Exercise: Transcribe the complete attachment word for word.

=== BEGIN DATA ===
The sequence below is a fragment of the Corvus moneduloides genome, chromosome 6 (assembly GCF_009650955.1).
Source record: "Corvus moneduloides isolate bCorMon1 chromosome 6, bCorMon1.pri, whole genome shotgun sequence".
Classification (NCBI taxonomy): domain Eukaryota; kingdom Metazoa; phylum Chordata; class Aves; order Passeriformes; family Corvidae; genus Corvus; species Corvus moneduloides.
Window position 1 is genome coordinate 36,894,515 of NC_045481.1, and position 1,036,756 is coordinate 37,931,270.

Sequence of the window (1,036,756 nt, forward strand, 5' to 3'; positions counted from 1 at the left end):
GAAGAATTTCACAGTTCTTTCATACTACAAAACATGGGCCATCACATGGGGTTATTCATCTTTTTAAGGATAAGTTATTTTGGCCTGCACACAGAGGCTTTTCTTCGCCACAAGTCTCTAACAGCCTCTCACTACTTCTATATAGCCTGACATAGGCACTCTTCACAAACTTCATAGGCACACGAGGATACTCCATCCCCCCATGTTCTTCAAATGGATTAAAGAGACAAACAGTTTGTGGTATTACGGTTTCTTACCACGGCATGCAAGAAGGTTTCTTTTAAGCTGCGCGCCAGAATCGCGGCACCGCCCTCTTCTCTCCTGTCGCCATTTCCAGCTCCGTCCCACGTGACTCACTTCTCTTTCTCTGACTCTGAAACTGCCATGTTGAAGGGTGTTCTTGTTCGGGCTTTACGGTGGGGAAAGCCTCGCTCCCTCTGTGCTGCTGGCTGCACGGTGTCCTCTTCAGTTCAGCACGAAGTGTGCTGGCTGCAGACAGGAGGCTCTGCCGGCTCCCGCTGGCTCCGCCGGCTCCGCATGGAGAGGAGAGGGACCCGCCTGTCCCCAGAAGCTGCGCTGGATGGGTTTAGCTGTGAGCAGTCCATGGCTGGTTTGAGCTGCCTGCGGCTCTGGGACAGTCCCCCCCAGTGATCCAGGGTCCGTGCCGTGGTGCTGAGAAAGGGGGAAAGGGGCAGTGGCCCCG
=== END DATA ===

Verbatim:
The sequence below is a fragment of the Corvus moneduloides genome, chromosome 6 (assembly GCF_009650955.1).
Source record: "Corvus moneduloides isolate bCorMon1 chromosome 6, bCorMon1.pri, whole genome shotgun sequence".
Classification (NCBI taxonomy): domain Eukaryota; kingdom Metazoa; phylum Chordata; class Aves; order Passeriformes; family Corvidae; genus Corvus; species Corvus moneduloides.
Window position 1 is genome coordinate 36,894,515 of NC_045481.1, and position 1,036,756 is coordinate 37,931,270.

Sequence of the window (1,036,756 nt, forward strand, 5' to 3'; positions counted from 1 at the left end):
GAAGAATTTCACAGTTCTTTCATACTACAAAACATGGGCCATCACATGGGGTTATTCATCTTTTTAAGGATAAGTTATTTTGGCCTGCACACAGAGGCTTTTCTTCGCCACAAGTCTCTAACAGCCTCTCACTACTTCTATATAGCCTGACATAGGCACTCTTCACAAACTTCATAGGCACACGAGGATACTCCATCCCCCCATGTTCTTCAAATGGATTAAAGAGACAAACAGTTTGTGGTATTACGGTTTCTTACCACGGCATGCAAGAAGGTTTCTTTTAAGCTGCGCGCCAGAATCGCGGCACCGCCCTCTTCTCTCCTGTCGCCATTTCCAGCTCCGTCCCACGTGACTCACTTCTCTTTCTCTGACTCTGAAACTGCCATGTTGAAGGGTGTTCTTGTTCGGGCTTTACGGTGGGGAAAGCCTCGCTCCCTCTGTGCTGCTGGCTGCACGGTGTCCTCTTCAGTTCAGCACGAAGTGTGCTGGCTGCAGACAGGAGGCTCTGCCGGCTCCCGCTGGCTCCGCCGGCTCCGCATGGAGAGGAGAGGGACCCGCCTGTCCCCAGAAGCTGCGCTGGATGGGTTTAGCTGTGAGCAGTCCATGGCTGGTTTGAGCTGCCTGCGGCTCTGGGACAGTCCCCCCCAGTGATCCAGGGTCCGTGCCGTGGTGCTGAGAAAGGGGGAAAGGGGCAGTGGCCCCG